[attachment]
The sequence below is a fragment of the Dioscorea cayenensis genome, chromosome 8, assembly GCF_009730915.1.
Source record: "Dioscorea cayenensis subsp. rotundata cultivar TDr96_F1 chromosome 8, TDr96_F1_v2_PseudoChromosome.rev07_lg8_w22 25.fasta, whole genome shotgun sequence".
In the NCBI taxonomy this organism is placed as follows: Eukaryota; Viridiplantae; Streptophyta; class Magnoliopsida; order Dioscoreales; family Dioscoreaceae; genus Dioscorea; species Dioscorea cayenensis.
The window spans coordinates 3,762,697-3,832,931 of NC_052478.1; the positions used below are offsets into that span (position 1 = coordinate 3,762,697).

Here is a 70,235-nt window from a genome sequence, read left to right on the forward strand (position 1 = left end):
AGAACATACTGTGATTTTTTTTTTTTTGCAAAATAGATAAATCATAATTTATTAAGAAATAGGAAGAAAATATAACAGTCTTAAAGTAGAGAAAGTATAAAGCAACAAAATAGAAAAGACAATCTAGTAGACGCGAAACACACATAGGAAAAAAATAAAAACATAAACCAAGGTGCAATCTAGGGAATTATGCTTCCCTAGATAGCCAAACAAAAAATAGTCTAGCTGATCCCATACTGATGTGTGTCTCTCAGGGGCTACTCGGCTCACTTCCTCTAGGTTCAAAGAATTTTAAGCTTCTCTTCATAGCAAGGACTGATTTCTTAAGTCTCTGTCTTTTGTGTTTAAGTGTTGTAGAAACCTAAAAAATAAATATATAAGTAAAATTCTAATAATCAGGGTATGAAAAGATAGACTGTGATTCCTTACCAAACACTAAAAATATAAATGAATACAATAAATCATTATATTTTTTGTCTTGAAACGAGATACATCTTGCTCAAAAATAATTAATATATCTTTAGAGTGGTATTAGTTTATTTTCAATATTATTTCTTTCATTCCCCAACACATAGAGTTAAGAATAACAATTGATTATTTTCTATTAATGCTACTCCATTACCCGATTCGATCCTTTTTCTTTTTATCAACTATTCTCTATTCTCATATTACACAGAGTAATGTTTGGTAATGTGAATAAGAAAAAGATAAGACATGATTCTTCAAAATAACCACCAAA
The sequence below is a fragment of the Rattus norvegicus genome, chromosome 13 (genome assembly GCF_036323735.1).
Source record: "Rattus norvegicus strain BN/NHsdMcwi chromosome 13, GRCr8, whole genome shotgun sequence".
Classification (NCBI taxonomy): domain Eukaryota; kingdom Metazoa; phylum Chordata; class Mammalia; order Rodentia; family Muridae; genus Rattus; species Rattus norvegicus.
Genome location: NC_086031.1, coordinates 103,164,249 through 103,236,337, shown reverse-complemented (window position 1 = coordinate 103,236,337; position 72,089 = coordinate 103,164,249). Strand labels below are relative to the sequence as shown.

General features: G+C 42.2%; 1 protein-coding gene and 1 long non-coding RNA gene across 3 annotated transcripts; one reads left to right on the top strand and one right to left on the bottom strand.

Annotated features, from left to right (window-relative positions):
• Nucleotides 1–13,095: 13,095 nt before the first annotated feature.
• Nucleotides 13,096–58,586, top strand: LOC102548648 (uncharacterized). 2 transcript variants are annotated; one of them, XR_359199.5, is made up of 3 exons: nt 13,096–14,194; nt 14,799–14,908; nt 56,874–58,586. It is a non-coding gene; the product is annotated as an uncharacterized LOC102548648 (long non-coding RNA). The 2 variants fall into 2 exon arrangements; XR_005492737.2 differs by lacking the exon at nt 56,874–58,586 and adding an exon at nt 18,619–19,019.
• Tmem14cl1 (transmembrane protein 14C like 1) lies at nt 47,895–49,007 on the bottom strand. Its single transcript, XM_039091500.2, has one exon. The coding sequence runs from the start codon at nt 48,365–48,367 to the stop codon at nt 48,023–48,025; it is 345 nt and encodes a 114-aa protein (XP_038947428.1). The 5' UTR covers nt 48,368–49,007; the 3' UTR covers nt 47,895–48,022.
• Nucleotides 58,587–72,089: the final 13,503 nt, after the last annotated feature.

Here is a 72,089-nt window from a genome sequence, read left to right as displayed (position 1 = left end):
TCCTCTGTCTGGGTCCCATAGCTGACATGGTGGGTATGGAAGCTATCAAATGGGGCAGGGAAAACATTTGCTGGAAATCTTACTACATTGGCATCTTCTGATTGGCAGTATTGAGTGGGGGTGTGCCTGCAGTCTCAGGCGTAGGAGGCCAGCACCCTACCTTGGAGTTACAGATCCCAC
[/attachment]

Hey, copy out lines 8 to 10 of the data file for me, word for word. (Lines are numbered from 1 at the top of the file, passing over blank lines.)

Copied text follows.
Source record: "Rattus norvegicus strain BN/NHsdMcwi chromosome 13, GRCr8, whole genome shotgun sequence".
Classification (NCBI taxonomy): domain Eukaryota; kingdom Metazoa; phylum Chordata; class Mammalia; order Rodentia; family Muridae; genus Rattus; species Rattus norvegicus.
Genome location: NC_086031.1, coordinates 103,164,249 through 103,236,337, shown reverse-complemented (window position 1 = coordinate 103,236,337; position 72,089 = coordinate 103,164,249). Strand labels below are relative to the sequence as shown.